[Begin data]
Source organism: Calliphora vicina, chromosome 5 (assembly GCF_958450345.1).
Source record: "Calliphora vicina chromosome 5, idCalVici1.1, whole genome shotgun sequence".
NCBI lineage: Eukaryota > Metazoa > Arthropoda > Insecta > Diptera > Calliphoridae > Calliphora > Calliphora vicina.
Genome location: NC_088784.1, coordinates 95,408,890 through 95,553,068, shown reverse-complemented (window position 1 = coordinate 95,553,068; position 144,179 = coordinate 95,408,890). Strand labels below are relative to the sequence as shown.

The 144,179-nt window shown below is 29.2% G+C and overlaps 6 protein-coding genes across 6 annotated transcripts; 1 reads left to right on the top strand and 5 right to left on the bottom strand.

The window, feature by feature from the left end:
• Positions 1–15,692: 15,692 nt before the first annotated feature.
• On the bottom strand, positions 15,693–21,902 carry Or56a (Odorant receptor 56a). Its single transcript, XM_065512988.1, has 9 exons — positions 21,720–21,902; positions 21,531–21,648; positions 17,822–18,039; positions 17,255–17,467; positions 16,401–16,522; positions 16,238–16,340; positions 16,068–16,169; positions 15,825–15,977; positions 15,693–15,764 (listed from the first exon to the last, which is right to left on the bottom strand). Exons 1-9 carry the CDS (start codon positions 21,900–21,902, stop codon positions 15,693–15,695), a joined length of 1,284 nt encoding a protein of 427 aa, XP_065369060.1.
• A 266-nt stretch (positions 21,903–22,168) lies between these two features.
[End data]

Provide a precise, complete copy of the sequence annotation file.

Source organism: Calliphora vicina, chromosome 5 (assembly GCF_958450345.1).
Source record: "Calliphora vicina chromosome 5, idCalVici1.1, whole genome shotgun sequence".
NCBI lineage: Eukaryota > Metazoa > Arthropoda > Insecta > Diptera > Calliphoridae > Calliphora > Calliphora vicina.
Genome location: NC_088784.1, coordinates 95,408,890 through 95,553,068, shown reverse-complemented (window position 1 = coordinate 95,553,068; position 144,179 = coordinate 95,408,890). Strand labels below are relative to the sequence as shown.

The 144,179-nt window shown below is 29.2% G+C and overlaps 6 protein-coding genes across 6 annotated transcripts; 1 reads left to right on the top strand and 5 right to left on the bottom strand.

The window, feature by feature from the left end:
• Positions 1–15,692: 15,692 nt before the first annotated feature.
• On the bottom strand, positions 15,693–21,902 carry Or56a (Odorant receptor 56a). Its single transcript, XM_065512988.1, has 9 exons — positions 21,720–21,902; positions 21,531–21,648; positions 17,822–18,039; positions 17,255–17,467; positions 16,401–16,522; positions 16,238–16,340; positions 16,068–16,169; positions 15,825–15,977; positions 15,693–15,764 (listed from the first exon to the last, which is right to left on the bottom strand). Exons 1-9 carry the CDS (start codon positions 21,900–21,902, stop codon positions 15,693–15,695), a joined length of 1,284 nt encoding a protein of 427 aa, XP_065369060.1.
• A 266-nt stretch (positions 21,903–22,168) lies between these two features.